POSTSCRIPT / December 2, 2004 / Thursday


Philippine STAR Columnist

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After the hue and cry, we settle back and forget

ETERNAL SCRIPT: Here we go again….

In the wake of hundreds drowning in flash floods, being buried in mudslides or crushed by logs and forest cuttings set loose from denuded mountainsides by torrential rains, and with thousands of sick and starving evacuees crying for help, we will again witness:

  • Angry editorials in media condemning the rape of the environment, particularly illegal logging, and demanding the speedy prosecution of the culprits.
  • The President calling an emergency meeting where officials in the disaster areas are called from the field and given instructions while cameras record the momentous event.
  • The President declaring a pro-forma state of calamity, releasing millions of pesos in emergency funds, and warning profiteers.
  • The President ordering massive relief operations although she did not have to, because the appropriate agencies have already moved into action.
  • The President flying to the calamity areas to survey the damage, distribute goods and condole with the victims.
  • Field teams and local officials reporting lack of food, medicine, water and other basic needs, and the President ordering the proper agencies to act on the reports.

And a few days after the last typhoon exits and the flood recedes, after the debris is cleared, the dead are buried, and uprooted families trek back to their houses (if any) and pick up the pieces, the whole thing will be forgotten like a bad dream.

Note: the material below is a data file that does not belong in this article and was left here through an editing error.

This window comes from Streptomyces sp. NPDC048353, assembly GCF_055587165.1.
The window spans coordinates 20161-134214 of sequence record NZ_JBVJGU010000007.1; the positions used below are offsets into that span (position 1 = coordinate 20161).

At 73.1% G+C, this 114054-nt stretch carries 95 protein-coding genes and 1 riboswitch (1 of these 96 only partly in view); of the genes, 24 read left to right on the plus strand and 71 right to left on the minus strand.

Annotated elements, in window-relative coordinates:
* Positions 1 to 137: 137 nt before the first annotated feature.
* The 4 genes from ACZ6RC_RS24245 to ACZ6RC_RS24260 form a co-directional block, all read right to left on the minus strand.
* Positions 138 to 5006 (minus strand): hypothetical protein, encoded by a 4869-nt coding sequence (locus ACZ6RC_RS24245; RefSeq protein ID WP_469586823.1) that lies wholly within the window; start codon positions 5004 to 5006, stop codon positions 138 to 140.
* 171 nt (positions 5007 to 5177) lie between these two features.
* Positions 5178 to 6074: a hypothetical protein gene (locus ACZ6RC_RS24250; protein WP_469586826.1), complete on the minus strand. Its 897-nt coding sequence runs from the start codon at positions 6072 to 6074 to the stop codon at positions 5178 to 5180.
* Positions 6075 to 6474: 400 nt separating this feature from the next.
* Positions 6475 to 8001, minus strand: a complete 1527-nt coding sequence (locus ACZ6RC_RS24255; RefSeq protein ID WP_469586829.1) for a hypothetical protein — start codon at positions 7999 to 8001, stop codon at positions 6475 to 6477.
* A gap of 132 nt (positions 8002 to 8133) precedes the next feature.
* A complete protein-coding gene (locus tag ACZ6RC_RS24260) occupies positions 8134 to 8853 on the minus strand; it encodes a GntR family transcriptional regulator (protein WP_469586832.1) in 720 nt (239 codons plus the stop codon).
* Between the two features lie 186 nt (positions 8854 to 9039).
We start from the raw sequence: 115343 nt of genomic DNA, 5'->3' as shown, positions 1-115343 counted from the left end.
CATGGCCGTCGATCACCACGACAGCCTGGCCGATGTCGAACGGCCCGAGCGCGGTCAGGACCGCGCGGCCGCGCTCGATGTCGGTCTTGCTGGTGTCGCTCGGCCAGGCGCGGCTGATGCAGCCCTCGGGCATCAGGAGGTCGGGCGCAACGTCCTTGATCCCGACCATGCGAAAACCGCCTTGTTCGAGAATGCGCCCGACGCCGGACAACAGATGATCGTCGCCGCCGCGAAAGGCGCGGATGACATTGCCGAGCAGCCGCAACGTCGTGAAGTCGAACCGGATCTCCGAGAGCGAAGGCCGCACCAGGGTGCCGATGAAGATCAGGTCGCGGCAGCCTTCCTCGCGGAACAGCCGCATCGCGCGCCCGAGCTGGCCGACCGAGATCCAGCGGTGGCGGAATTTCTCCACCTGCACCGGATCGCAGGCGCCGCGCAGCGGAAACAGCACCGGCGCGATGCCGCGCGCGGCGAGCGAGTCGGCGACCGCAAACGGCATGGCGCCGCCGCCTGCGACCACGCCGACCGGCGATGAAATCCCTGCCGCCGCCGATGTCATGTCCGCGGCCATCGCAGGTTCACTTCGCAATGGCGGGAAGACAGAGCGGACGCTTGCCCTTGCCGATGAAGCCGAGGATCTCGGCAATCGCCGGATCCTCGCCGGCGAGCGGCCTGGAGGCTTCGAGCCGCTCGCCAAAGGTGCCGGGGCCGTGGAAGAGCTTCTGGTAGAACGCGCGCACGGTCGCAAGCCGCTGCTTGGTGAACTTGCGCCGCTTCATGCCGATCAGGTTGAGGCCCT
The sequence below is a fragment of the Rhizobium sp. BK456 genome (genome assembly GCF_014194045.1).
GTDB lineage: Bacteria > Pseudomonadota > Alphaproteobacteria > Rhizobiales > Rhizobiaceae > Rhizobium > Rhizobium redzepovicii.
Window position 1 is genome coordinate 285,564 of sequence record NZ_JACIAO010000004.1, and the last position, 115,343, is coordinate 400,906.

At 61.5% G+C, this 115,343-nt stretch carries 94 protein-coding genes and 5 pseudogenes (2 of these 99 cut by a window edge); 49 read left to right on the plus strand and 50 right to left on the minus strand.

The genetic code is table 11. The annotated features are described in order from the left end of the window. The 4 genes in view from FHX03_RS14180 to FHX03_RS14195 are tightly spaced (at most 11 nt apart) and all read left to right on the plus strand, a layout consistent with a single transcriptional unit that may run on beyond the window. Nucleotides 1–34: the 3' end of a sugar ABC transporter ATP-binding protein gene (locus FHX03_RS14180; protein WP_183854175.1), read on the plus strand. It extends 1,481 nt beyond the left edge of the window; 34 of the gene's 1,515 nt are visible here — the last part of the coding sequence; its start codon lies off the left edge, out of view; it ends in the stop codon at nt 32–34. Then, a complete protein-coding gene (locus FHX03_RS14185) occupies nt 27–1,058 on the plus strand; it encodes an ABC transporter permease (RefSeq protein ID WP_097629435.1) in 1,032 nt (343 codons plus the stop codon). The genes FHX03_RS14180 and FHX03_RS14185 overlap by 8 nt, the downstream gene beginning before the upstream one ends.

That is, until the next calamity — and we then go again through the same routine in a never-ending loop.

* * *

MEDIA, TOO: No wonder in this country we have a council headed by a Cabinet secretary that is tasked, I think, with “coordinating” disasters! Somebody has to make sure all the actors follow their respective routine and recite their lines.

Talking of organizations, why not a no-nonsense civilian commission dedicated to keeping track of all presidential orders (including those mentioned only in press releases), following up their execution, and publishing a periodic monitoring report?

The media are wont to do this, but you know how it is. After a few “what ever happened to…” articles, media also get tired and give up.

* * *

MEMO PAD: If memory serves, then President Marcos always had somebody with a notebook trailing him and jotting down everything he says to callers and those asking for help.

A delegation called on him about some problem. Mr. Marcos surprised the group by saying he had ordered just that morning that So and So do this or Such and such be done in connection with precisely that problem.

Just between us, no such presidential order had been given. But his master delivery gave the harried citizen an assurance that their President had sensed their plight even before they told him and had acted on it.

It was a neat trick that worked in most cases — because of the sure follow-up straight from the Palace. Thanks to the aide with the notebook.

* * *

YES MA’AM: Lack of follow-through seems to be one of the problems bugging President Arroyo.

The President calls a big meeting, says this and that should be done, and everybody says “Yes Ma’am.”

When those in the chorus disperse and go back to their plush offices, many of them get afflicted with amnesia. How can anybody follow through something that he has forgotten?

Who makes sure all presidential instructions are recorded and carried out with dispatch?

* * *

DACAL PUNG SALAMAT: Neophyte senator Manuel “Lito” Lapid warmed our hearts when he said he was taking a big slice from his “pork barrel” that, with other resources, would be used to extend relief to the calamity victims in Nueva Ecija.

He said that a team, with his son Pampanga Gov. Mark Lapid leading it, would go to the neighboring province that was among the areas worst hit by flash floods.

The senator recalled that when he was governor and Pampanga was ravaged by steaming lahar spewed by Mt. Pinatubo, the people of Nueva Ecija were among the first to come to the rescue of his distressed cabalen.

* * *

RELEASE IRAS: Malacanang can help the affected towns and provinces by releasing to them their internal revenue allotments that seem to have been snagged in an extra-fine sieve at the Department of Budget and Management.